* Obtaining recruiting leads from the Negro Emergency Educational Drive (NEED),
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the Urban League and other black scholarship funds.
The BASP approach to financial assistance could be three pronged, drawing upon 1) students, 2) private industry, and 3) educational institutions.
Student Financial Contributions. There could be two categories of student participation in the BASP. The first would be for honors scholars who have maintained specified levels of high academic achievement. For the honors scholars, financial assistance would consist of a combination of scholarship funds, partial tuition waivers, and internship earnings.
Other black accounting students, not qualifying as honors scholars, would still be eligible for internship earning opportunities to help defray educational costs. These students would also participate in the outreach and academic support components of the program. Furthermore, they would be provided incentives and encouraged to strive for membership in the honors program.
In addition to allowing black students to contribute to their own financial support, interships provide further learning opportunities. These include knowledge of accounting matters as well as knowledge about the organizational setting and environment in which future black accountants would be working.
Industry Financial Contributions. CPA firms and other business organizations would make contributions to help establish an endowment fund. The earnings from this fund would be used to help provide scholarships.
Academic performance would be the first and primary criterion for granting scholarships. Financial need and other criteria would be considered after the academic requirements had been satisfied. The main objective is to get qualified candidates through the system.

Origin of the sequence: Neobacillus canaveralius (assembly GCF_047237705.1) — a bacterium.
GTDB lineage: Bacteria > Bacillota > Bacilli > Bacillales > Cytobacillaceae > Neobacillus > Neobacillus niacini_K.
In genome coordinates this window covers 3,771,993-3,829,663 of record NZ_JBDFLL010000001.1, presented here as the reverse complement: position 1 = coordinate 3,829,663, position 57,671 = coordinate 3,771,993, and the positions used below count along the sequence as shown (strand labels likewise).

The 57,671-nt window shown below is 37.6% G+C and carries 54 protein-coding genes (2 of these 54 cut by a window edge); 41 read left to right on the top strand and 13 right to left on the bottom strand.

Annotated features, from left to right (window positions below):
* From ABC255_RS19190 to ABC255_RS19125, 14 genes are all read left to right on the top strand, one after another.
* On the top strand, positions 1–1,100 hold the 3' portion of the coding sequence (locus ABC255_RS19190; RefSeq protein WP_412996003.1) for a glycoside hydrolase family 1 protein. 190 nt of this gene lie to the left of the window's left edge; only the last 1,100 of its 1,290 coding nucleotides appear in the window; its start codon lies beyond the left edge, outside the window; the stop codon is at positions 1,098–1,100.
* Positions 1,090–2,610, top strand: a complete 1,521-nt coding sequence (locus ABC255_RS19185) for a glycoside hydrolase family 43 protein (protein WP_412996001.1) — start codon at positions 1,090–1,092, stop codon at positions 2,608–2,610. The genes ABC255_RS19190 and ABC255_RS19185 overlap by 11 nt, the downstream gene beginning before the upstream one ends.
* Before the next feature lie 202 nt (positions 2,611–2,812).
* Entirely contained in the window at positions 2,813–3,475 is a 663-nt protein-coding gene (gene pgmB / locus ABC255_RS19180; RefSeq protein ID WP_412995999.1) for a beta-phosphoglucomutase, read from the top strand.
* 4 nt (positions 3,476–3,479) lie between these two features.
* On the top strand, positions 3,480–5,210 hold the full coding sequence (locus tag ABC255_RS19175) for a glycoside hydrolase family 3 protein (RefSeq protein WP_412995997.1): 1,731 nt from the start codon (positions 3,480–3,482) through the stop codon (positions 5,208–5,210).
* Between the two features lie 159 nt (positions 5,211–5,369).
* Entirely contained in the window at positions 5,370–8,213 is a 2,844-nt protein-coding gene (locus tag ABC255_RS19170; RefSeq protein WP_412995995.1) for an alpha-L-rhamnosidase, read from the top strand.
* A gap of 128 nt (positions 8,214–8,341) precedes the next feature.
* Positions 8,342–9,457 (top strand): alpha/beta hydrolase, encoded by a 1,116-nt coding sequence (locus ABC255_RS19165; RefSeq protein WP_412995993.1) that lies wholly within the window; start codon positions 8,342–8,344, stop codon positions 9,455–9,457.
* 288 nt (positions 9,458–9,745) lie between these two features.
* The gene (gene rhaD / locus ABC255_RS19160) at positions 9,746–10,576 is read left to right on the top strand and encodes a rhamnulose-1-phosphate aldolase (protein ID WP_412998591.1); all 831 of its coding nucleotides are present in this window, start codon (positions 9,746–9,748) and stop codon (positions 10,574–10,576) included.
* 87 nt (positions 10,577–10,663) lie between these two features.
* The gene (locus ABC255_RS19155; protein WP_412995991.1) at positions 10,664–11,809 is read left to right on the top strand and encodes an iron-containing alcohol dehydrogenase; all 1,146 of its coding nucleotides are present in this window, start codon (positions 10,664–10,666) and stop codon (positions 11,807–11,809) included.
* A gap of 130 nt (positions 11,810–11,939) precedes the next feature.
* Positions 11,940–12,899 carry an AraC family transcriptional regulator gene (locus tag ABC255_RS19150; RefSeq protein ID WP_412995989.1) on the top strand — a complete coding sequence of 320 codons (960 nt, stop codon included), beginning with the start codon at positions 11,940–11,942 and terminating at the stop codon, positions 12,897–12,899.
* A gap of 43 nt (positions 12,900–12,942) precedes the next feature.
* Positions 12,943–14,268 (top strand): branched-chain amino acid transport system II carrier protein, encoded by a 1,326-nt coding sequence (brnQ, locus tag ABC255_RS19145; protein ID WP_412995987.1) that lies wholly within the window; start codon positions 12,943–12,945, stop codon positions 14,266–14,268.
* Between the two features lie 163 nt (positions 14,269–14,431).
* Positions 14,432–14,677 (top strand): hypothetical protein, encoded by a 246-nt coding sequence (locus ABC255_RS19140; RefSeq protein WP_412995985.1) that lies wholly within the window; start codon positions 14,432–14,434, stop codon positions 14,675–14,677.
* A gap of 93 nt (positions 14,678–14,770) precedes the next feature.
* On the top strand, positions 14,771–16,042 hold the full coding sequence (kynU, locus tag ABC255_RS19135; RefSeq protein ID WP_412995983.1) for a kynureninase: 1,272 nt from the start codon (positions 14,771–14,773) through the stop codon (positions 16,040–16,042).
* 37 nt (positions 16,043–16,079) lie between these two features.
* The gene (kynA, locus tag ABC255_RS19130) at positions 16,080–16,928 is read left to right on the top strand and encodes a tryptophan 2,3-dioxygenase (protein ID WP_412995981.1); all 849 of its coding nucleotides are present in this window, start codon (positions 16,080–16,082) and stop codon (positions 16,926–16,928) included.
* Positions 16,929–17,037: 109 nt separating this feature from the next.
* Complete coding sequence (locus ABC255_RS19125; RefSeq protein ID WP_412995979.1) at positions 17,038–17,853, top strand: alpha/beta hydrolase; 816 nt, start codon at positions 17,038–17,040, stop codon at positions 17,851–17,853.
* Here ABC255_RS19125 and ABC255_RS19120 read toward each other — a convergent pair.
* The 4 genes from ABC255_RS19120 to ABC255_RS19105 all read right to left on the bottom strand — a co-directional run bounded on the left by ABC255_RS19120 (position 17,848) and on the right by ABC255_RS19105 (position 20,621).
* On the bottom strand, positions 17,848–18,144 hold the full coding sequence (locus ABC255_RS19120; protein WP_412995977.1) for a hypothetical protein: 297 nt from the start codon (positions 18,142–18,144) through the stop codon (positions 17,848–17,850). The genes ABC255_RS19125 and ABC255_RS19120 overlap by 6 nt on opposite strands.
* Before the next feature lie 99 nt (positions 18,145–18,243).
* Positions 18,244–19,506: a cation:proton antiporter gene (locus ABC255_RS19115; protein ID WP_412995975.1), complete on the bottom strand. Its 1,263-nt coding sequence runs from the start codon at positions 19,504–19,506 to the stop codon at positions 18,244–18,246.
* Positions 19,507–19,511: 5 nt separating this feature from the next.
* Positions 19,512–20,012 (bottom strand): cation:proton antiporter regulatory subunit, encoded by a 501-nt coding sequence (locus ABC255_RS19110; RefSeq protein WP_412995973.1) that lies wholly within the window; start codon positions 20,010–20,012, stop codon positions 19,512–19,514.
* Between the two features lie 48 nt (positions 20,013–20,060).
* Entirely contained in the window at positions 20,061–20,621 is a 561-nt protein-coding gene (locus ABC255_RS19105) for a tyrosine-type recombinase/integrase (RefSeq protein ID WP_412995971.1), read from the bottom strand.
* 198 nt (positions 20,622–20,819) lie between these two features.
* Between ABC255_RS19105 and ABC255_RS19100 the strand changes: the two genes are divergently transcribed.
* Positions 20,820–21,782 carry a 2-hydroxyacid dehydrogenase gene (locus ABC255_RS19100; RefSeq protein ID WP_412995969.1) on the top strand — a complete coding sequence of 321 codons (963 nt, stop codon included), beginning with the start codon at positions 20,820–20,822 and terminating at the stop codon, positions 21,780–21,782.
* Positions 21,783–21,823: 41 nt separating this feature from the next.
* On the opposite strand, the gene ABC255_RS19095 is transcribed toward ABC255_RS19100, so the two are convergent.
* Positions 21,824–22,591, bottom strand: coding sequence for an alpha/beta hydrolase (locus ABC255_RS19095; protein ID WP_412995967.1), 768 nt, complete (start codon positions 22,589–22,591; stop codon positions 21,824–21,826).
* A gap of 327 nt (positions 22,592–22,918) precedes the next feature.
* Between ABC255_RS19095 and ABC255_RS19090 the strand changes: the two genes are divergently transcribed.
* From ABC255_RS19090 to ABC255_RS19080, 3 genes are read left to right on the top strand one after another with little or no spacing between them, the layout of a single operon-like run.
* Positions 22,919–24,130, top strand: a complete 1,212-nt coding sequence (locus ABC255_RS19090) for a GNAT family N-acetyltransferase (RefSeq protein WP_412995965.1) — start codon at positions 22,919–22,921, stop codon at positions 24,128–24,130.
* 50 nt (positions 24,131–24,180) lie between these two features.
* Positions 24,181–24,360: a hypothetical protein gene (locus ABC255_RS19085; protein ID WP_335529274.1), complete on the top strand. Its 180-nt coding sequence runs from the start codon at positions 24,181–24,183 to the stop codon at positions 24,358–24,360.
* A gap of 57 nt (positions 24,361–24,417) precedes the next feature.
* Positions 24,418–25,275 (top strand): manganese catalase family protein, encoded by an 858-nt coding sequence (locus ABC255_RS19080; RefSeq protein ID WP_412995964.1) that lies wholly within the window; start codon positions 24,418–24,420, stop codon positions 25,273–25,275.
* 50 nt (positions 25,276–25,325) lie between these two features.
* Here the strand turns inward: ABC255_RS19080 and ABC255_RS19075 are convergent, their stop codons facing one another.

In addition to general contributions, firms could sponsor specific scholarship awards bearing the sponsoring organization's name. These scholarships could be awarded to specific individuals designated by the sponsoring firm.
Educational Institution Financial Contributions. Educational institutions could contribute financially by granting either full or partial tuition waivers. This demonstrated commitment by educational institutions might encourage a higher level of corporate and other sponsor participation.
Coordination with Other
To help overcome educational disadvantages and other systemic problems noted earlier, steps should be taken to create a learning environment more conducive to ensuring success. BASPs could assist in doing this by encouraging black students to take advantage of programs already in existence. For example, these would include:
* Services offered by college learning skills centers; and
* College related workshops and programs sponsored by INROADS and other minority organizations.